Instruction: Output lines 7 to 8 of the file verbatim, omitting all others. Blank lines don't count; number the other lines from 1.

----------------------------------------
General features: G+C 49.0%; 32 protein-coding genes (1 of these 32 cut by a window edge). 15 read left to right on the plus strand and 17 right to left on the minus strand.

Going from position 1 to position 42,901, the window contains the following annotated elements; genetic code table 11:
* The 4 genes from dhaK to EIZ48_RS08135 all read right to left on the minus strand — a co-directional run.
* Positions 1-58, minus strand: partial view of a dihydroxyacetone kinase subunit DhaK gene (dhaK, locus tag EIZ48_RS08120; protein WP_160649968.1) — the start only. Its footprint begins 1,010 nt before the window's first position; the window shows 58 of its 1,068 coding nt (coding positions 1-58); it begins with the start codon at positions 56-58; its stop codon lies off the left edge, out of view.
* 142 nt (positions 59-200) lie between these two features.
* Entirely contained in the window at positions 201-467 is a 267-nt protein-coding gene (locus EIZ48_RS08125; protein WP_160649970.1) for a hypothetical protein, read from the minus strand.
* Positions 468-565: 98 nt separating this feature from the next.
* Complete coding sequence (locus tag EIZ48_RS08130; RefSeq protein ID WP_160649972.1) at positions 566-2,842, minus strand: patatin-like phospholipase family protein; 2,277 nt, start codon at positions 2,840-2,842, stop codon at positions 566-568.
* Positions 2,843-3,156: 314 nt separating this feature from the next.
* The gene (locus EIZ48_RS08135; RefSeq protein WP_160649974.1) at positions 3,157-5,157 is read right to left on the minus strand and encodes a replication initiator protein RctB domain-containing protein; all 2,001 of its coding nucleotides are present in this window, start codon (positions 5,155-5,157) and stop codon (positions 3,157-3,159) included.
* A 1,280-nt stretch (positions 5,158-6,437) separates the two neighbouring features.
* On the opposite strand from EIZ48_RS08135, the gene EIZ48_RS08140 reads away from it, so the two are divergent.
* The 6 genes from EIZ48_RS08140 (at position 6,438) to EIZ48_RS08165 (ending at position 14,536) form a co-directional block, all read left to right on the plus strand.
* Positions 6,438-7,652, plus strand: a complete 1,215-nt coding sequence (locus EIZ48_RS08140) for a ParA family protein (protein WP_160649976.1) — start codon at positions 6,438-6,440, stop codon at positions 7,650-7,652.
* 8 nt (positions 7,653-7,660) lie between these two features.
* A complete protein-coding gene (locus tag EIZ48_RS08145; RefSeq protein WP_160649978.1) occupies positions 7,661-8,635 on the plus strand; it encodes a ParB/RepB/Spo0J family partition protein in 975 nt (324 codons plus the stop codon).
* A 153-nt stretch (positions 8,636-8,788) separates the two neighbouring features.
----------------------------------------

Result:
* Positions 468-565: 98 nt separating this feature from the next.
* Complete coding sequence (locus tag EIZ48_RS08130; RefSeq protein ID WP_160649972.1) at positions 566-2,842, minus strand: patatin-like phospholipase family protein; 2,277 nt, start codon at positions 2,840-2,842, stop codon at positions 566-568.